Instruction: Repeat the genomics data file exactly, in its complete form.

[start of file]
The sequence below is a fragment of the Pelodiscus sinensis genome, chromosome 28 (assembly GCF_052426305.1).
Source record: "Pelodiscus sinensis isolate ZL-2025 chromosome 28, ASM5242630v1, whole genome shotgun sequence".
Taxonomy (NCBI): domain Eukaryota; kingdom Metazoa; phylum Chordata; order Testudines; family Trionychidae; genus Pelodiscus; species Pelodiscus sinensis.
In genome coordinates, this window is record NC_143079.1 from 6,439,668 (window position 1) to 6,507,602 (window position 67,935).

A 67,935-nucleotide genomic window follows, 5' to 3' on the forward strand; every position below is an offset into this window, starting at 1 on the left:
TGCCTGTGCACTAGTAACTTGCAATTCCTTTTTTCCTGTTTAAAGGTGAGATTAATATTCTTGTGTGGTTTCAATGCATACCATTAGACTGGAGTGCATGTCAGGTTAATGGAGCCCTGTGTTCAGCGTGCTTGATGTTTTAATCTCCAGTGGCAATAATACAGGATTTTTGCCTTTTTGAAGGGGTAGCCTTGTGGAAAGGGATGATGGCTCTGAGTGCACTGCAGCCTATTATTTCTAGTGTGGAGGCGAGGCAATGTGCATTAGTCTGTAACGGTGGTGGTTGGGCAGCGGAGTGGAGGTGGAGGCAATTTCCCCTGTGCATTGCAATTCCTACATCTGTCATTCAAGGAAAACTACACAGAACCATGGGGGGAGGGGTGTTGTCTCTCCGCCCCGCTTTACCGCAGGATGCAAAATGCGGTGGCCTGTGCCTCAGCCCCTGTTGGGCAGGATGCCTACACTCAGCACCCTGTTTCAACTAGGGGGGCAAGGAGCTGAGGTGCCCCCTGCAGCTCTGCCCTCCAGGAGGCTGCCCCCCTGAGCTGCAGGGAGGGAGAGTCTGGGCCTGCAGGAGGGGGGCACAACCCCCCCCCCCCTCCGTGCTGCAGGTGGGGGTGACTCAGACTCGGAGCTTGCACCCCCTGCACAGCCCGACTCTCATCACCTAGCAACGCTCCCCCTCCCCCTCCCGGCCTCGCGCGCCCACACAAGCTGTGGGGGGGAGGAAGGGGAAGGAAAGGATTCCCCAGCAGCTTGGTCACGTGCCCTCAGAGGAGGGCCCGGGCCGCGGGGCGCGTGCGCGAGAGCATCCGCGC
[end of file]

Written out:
The sequence below is a fragment of the Pelodiscus sinensis genome, chromosome 28 (assembly GCF_052426305.1).
Source record: "Pelodiscus sinensis isolate ZL-2025 chromosome 28, ASM5242630v1, whole genome shotgun sequence".
Taxonomy (NCBI): domain Eukaryota; kingdom Metazoa; phylum Chordata; order Testudines; family Trionychidae; genus Pelodiscus; species Pelodiscus sinensis.
In genome coordinates, this window is record NC_143079.1 from 6,439,668 (window position 1) to 6,507,602 (window position 67,935).

A 67,935-nucleotide genomic window follows, 5' to 3' on the forward strand; every position below is an offset into this window, starting at 1 on the left:
TGCCTGTGCACTAGTAACTTGCAATTCCTTTTTTCCTGTTTAAAGGTGAGATTAATATTCTTGTGTGGTTTCAATGCATACCATTAGACTGGAGTGCATGTCAGGTTAATGGAGCCCTGTGTTCAGCGTGCTTGATGTTTTAATCTCCAGTGGCAATAATACAGGATTTTTGCCTTTTTGAAGGGGTAGCCTTGTGGAAAGGGATGATGGCTCTGAGTGCACTGCAGCCTATTATTTCTAGTGTGGAGGCGAGGCAATGTGCATTAGTCTGTAACGGTGGTGGTTGGGCAGCGGAGTGGAGGTGGAGGCAATTTCCCCTGTGCATTGCAATTCCTACATCTGTCATTCAAGGAAAACTACACAGAACCATGGGGGGAGGGGTGTTGTCTCTCCGCCCCGCTTTACCGCAGGATGCAAAATGCGGTGGCCTGTGCCTCAGCCCCTGTTGGGCAGGATGCCTACACTCAGCACCCTGTTTCAACTAGGGGGGCAAGGAGCTGAGGTGCCCCCTGCAGCTCTGCCCTCCAGGAGGCTGCCCCCCTGAGCTGCAGGGAGGGAGAGTCTGGGCCTGCAGGAGGGGGGCACAACCCCCCCCCCCCTCCGTGCTGCAGGTGGGGGTGACTCAGACTCGGAGCTTGCACCCCCTGCACAGCCCGACTCTCATCACCTAGCAACGCTCCCCCTCCCCCTCCCGGCCTCGCGCGCCCACACAAGCTGTGGGGGGGAGGAAGGGGAAGGAAAGGATTCCCCAGCAGCTTGGTCACGTGCCCTCAGAGGAGGGCCCGGGCCGCGGGGCGCGTGCGCGAGAGCATCCGCGC